Small Businesses Think They are Safer Than They Really Are
As the eighth annual National Cyber Security Awareness month winds down, a new survey highlights the dangerous disconnect between perception and reality among small business owners about their cyber security efforts. The survey, sponsored by Symantec and the National Cyber Security Alliance, found that more than 80 percent of small business owners believed they were safe from cyber attacks, yet relatively few took steps to eliminate the risks of such attacks by, for example, formalizing an internet security policy or preparing a contingency plan in the event of a data breach.
Perhaps more troubling, the survey demonstrated that the ill-preparedness of small businesses is not due to a lack of awareness of such risks, or an underestimation of the harm cyber attacks pose to their day-to-day operations. Indeed, two-thirds of the surveyed companies say their company is dependent on the Internet, and many of the companies indicated they deal with sensitive information such as financial records, private customer data and intellectual property.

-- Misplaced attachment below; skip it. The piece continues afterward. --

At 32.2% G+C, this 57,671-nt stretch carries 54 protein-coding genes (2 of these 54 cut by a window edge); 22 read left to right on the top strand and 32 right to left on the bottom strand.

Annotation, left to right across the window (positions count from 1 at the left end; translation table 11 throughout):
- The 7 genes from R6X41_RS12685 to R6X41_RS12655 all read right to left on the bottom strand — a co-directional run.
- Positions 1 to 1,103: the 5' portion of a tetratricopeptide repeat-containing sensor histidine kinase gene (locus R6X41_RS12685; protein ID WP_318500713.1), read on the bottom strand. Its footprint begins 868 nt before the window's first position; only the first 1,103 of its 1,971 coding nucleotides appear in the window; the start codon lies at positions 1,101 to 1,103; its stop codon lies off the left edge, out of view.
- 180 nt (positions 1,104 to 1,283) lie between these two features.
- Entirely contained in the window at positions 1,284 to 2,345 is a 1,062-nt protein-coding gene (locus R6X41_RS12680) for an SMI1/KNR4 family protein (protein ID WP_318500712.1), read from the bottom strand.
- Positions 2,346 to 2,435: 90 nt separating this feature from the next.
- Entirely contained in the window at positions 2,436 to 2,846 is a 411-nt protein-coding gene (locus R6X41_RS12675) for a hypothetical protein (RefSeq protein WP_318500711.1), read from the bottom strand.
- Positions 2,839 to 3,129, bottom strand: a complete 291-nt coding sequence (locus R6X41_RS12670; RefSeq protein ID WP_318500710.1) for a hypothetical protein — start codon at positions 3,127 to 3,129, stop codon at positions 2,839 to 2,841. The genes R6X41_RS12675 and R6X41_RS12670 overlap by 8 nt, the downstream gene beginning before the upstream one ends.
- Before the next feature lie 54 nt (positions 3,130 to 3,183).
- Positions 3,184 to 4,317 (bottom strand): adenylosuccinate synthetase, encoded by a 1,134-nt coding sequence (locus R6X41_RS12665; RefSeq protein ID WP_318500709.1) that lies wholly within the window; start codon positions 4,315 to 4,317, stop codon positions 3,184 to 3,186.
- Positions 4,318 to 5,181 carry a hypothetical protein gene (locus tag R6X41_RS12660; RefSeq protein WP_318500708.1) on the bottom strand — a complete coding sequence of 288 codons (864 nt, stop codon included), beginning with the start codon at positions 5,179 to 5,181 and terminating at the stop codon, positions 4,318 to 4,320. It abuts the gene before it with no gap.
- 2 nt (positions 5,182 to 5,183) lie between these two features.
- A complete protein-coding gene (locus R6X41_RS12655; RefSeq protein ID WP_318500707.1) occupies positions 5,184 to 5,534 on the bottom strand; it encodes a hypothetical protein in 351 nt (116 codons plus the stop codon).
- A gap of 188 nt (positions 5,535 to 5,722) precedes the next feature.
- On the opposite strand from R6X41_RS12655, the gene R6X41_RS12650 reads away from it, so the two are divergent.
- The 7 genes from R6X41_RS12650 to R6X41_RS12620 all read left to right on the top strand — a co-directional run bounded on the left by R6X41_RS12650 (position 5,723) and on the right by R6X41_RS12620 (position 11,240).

Because the media often focuses its attention on the large, sophisticated cyber attacks that disrupt large corporations and result in massive data and privacy breaches, it is easy for small businesses to believe that they are simply not an attractive target for cyber thieves. Yet in many respects smaller businesses represent the “low hanging fruit” for such attacks, since they still deal with sensitive and valuable information. Moreover, given their smaller size, small businesses may stand to lose more from cyber attacks.
Given the ease with which cyber attacks can be launched, and the increased frequency of such attacks, small business owners would do well to re-evaluate their efforts to keep their data safe and secure.